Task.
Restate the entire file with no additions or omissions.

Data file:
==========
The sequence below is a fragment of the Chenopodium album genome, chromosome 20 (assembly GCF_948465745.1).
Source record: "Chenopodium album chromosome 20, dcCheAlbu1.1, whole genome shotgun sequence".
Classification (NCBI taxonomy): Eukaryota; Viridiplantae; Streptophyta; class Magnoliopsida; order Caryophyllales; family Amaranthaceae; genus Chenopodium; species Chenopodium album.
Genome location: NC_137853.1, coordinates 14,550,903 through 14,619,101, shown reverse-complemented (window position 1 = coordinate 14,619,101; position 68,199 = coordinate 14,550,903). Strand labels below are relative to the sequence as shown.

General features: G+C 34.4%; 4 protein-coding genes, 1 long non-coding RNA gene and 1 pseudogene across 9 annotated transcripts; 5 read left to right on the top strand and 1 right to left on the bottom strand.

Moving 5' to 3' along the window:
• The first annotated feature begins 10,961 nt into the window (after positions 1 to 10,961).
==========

The sequence below is a fragment of the Chenopodium album genome, chromosome 20 (assembly GCF_948465745.1).
Source record: "Chenopodium album chromosome 20, dcCheAlbu1.1, whole genome shotgun sequence".
Classification (NCBI taxonomy): Eukaryota; Viridiplantae; Streptophyta; class Magnoliopsida; order Caryophyllales; family Amaranthaceae; genus Chenopodium; species Chenopodium album.
Genome location: NC_137853.1, coordinates 14,550,903 through 14,619,101, shown reverse-complemented (window position 1 = coordinate 14,619,101; position 68,199 = coordinate 14,550,903). Strand labels below are relative to the sequence as shown.

General features: G+C 34.4%; 4 protein-coding genes, 1 long non-coding RNA gene and 1 pseudogene across 9 annotated transcripts; 5 read left to right on the top strand and 1 right to left on the bottom strand.

Moving 5' to 3' along the window:
• The first annotated feature begins 10,961 nt into the window (after positions 1 to 10,961).